Britons (Celtic people)
The Britons (also called Brythons) were the people who spoke a Celtic language known as Common Brittonic. They lived in Great Britain during the Iron Age, Roman Britain and the Sub-Roman period following the Romans leaving Britain. After the Anglo-Saxons arrived many of the Britons were absorbed into the new culture and became English. Others withdrew into Wales, Cornwall and southern Scotland. Still others left Britain for Brittany.
Name[change | edit source]
In about 330 BC, Pytheas, a Greek explorer began a voyage in which he discovered the British Isles. In 326 BC he landed and gave the island the name Prettanike or Brettainiai. The name became Britain.
When the Romans conquered Britain in 43 AD, they called the people living there Brittanni (also spelled Britanni). They were also aware of their tribal identities. In their histories the Romans said of them "they are a people harassed by hosts,[a] who receive political exiles, who rebel, and who are among the remote peoples of the world." Monks writing in the 4th and 5th centuries also called them Britanni. Some used the term Britto.
The Anglo-Saxon Chronicle contains an account of the land and the people of Britain. ""The island of Britain is eight hundred miles long and two hundred miles broad: and here are in the island five peoples: English, Brito-Welsh,[b] Scottish, Pictish, and Book-Latin."
Celtic tribes[change | edit source]
From the Iron Age onward, the territory inhabited by the Celtic Britons changed considerably. At first it was divided among a variety of Celtic tribes. Before the Romans came, they occupied most what is now the country of England.
Central[change | edit source]
- The Brigantes - Controlled what would later be much of Northern England.
- The Carvetii - Located in the area of the Solway Plain just north of Hadrian's Wall.
- The Corieltauvi - They lived in what is now the East Midlands.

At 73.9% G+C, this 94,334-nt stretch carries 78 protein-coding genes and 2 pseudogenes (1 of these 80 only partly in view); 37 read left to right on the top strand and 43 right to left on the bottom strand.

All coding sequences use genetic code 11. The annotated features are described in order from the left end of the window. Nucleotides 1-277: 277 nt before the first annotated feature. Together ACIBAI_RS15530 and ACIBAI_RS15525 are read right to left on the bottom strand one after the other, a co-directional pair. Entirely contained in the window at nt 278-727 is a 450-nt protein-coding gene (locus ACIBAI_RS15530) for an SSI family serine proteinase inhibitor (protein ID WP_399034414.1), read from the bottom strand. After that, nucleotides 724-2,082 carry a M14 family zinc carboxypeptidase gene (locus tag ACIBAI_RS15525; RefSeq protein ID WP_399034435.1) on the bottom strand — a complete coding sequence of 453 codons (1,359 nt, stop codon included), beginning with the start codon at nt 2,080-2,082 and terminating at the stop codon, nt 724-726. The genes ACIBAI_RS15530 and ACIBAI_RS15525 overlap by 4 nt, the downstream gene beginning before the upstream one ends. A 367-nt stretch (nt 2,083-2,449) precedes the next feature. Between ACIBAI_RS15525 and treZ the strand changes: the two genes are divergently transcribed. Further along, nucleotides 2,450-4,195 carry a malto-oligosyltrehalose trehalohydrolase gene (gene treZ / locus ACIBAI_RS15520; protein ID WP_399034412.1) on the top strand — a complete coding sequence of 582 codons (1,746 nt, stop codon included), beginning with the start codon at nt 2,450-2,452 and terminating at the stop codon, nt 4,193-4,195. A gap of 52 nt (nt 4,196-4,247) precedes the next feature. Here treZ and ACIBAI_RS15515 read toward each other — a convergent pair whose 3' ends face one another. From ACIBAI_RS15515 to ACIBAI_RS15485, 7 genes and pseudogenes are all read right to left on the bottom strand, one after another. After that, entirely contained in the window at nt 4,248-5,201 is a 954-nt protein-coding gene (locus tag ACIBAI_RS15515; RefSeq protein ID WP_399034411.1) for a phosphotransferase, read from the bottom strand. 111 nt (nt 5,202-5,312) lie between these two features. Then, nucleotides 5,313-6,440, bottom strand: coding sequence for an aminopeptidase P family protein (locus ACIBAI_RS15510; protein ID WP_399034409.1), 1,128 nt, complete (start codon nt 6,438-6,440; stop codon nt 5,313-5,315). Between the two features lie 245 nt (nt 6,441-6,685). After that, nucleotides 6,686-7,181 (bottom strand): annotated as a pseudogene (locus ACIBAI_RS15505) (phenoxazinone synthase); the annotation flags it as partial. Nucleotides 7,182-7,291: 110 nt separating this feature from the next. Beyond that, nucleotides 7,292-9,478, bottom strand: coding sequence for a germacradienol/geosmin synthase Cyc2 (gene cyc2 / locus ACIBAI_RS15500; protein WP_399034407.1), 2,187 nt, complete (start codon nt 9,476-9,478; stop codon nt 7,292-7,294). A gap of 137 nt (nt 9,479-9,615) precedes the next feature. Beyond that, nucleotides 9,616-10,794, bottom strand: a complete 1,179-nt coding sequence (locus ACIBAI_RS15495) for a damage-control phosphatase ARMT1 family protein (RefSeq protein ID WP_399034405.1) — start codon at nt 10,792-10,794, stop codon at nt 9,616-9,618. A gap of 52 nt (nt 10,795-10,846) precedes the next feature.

- The Cornovii - Lived in what is now the West Midlands.
- The Parisii - Occupied what is now East Yorkshire.
Southeastern[change | edit source]
- The Atrebates - Occupied what is now West Sussex, parts of Hampshire and Surrey.
- The Belgae - Were in and around the county of Hampshire.
- The Cantiaci - Lived in the modern county of Kent centered on Canterbury.
- The Catuvellauni - Occupied what would later be Hertfordshire, Bedfordshire and Cambridgeshire.
- The Durotriges - They occupied the later area of Dorset and western Hampshire.
- The Dumnonii - They lived in the later areas of Cornwall and Devonshire
- The Trinovantes - Controlled Essex and parts of Hertfordshire and Middlesex.
- The Iceni - Were in area of what was later Norfolk, Suffolk, Cambridgeshire and Huntingdonshire
- The Regnenses - They occupied what would be Sussex and Surrey.
Western[change | edit source]
- The Damnonii - Occupied what would be Cornwall and Devonshire.
- The Deceangli - Their territory included north-east Wales.
- The Demetae - Gave their name to Dyfed; also inhabited modern Pembrokeshire and Carmarthenshire.
- The Dobunni - Their territory included Northern Somerset, Bristol, and Gloucestershire.
- The Gangani - They occupied much of northwestern Wales.
- The Ordovices - They lived in northern Wales and Anglesey
- The Silures - Their territory included modern Monmouthshire, Breconshire and Glamorganshire.
Notes[change | edit source]
- war bands; large multitudes.
- Britons absorbed into the Welsh culture.
References[change | edit source]
- Alasdair Macleod; Royal Geographical Society; Smithsonian Institution, Explorers: great tales of adventure and endurance (London; New York: DK in association with the Smithsonian Institution, 2010), p. 20
- Peter Ackroyd, Foundation: The History of England from Its Earliest Beginnings to the Tudors (New York: Thomas Dunne Books, 2012), p. 19
- Christopher A. Snyder, An Age of Tyrants: Britain and the Britons, A.D. 400-600 (University Park, PA: Pennsylvania State University Press, 1998), p. 67
- Benjamin Thorpe, The Anglo-Saxon Chronicle according to the Several Original Authorities: Translation (London: Her Majesty's Stationery Office, 1861), p. 5
- John Rhys, Celtic Britain (London: Society for Promoting Christian Knowledge; New York: E.S. Gorham, 1908), p. 3